Modern operating systems provide each process it's own virtual address space that is potentially larger than physical memory. It does this by mapping the virtual addresses onto actual physical memory pages. The following diagram shows how large virtual address spaces are mapped onto small physical memory.
The virtual to physical relationship is maintained in mapping tables. Linux maintains a separate map for each process. The map contains one entry for each page where the size of the page is set by the operating system. The CPU attempts to speed up the mapping of virtual memory to physical addresses by caching a subset of the mapping entries in its internal cache. Modern large memory systems and the resulting large processes have increased the size of memory mapping tables faster than the cpu cache sizes have increased. The processor cache is usually very small with only maybe 100 entries in may processors. This mismatch causes faults that can have significant performance implications.
Linux uses physical memory to maintain the process memory mapping tables and swaps those mapping tables in and out of the processor cache on context switches and on memory page table faults. This physical memory is unavailable for other uses essentially reducing the amount of memory available to the rest of the system. The amount of memory used for page tables is the sum of all the virtual process sizes / the page table size multiplied by the size of a page table entry. So a system with a 20GB Oracle SGA uses 50MB of physical memory for page tables just for the SGA:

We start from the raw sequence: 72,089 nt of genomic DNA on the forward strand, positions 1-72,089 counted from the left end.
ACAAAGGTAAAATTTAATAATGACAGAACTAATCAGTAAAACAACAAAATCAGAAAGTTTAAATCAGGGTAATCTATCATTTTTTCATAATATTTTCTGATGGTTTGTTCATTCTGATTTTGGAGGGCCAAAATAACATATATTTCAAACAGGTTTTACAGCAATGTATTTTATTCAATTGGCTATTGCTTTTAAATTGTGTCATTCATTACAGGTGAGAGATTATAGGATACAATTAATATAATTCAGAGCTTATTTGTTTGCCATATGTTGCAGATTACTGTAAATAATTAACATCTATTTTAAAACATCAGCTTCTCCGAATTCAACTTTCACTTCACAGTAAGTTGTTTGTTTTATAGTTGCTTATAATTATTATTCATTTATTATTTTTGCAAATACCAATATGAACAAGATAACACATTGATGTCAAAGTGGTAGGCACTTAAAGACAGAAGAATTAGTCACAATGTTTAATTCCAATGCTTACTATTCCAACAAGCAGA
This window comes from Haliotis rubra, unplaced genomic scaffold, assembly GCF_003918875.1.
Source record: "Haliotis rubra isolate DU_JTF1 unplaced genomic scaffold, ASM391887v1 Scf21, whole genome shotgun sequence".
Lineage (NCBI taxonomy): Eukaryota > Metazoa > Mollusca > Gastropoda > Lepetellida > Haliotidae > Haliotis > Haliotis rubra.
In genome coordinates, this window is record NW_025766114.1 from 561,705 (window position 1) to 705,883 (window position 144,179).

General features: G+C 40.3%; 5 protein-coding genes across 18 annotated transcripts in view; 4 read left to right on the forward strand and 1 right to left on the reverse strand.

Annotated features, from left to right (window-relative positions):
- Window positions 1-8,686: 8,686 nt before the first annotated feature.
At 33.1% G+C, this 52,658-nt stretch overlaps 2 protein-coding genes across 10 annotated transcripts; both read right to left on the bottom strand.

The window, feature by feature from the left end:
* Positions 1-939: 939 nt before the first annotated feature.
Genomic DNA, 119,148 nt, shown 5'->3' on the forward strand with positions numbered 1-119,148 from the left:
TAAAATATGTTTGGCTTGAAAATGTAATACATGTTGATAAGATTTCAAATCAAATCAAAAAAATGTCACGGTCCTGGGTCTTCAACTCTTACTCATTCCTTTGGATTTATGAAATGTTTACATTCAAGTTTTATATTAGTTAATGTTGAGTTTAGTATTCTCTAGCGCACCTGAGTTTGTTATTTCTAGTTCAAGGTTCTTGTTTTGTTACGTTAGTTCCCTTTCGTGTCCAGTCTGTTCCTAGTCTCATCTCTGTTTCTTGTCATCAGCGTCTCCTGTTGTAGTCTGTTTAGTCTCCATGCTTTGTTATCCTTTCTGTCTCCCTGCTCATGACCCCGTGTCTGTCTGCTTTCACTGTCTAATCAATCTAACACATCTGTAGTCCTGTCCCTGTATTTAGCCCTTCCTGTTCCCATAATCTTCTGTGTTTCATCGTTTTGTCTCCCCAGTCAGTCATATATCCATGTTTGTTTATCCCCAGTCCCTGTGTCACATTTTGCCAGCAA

- 20GB Process Size / 4K page size * 10 = 50Megabytes. (5 million entries)
- 20GB Process Size/ 4K page size * 10 entry size * 200 connections = 10GB. (1 Billion page table entries)
Linux provides the ability to change the page size from 4KB to 2MB potentially returning large amounts of memory to the swappable pool. Calculations show that converting just the Oracle SGA in the previous example would save almost 10GB.
- 20GB Process size / 2MB page size * 10 entry size * 200 connections = 20MB (2 million entries)
Huge (2MB) pages are different from the normal 4K pages in that they are locked into memory and do not swap. This means that extreme care must be taken when selecting the number and size of the huge page space. The Huge Page space should be large enough to hold the Oracle SGA while leaving enough other memory to run the non-SGA client code, the operating system and other processes. Teams must understand their memory needs so that htey can set the correct number of huge pages.
I was talking with a colleague about their system and we did some back of the napkin calculations. They had an Oracle RAC with two 72GB servers each with 500 database connections. This ran a little slower than expected when both machines were up but their real problem was that they were unable to fail over to a single node even though they had plenty of CPU capacity. The following calculations show why.
Page Table Entries (SGA) = 35GB / 4KB = 8.75MB
Page Table Entries (1000 connections) = 1000 * 8.75MB = 8.75GB
Memory (1000 connections) = 10B * 8.75G = 87.5GB
Page Table Entries (SGA) = 35GB / 2MB = 17.5KB
Page Table Entries (1000 connections) = 1000 * 17.5KB = 17.5MB
Memory (1000 connections) = 10B * 17.5M = 175MB
The team converted 35GB of memory to Huge Pages so that the entire SGA fit into the huge pages. This returned 40GB of free memory to each machine and made it possible fall back to a single machine when they had planned or unplanned outages on a single server.
A smaller system at another site recovered 7GB of physical memory on their 32GB servers by converting their 20GB oracle SGA to Huge Pages. This ended all their system paging.
Intelligent conversion from small memory pages to large memory pages modern modern large RAM systems can have significant performance implications:
- Larger page sizes result in fewer page table entries in the CPU cache. This results in fewer cache misses and less CPU stalling.
- The memory savings resulting from the 1/500 reduction in page table entries is multiplied by the number of processes sharing the same shared memory.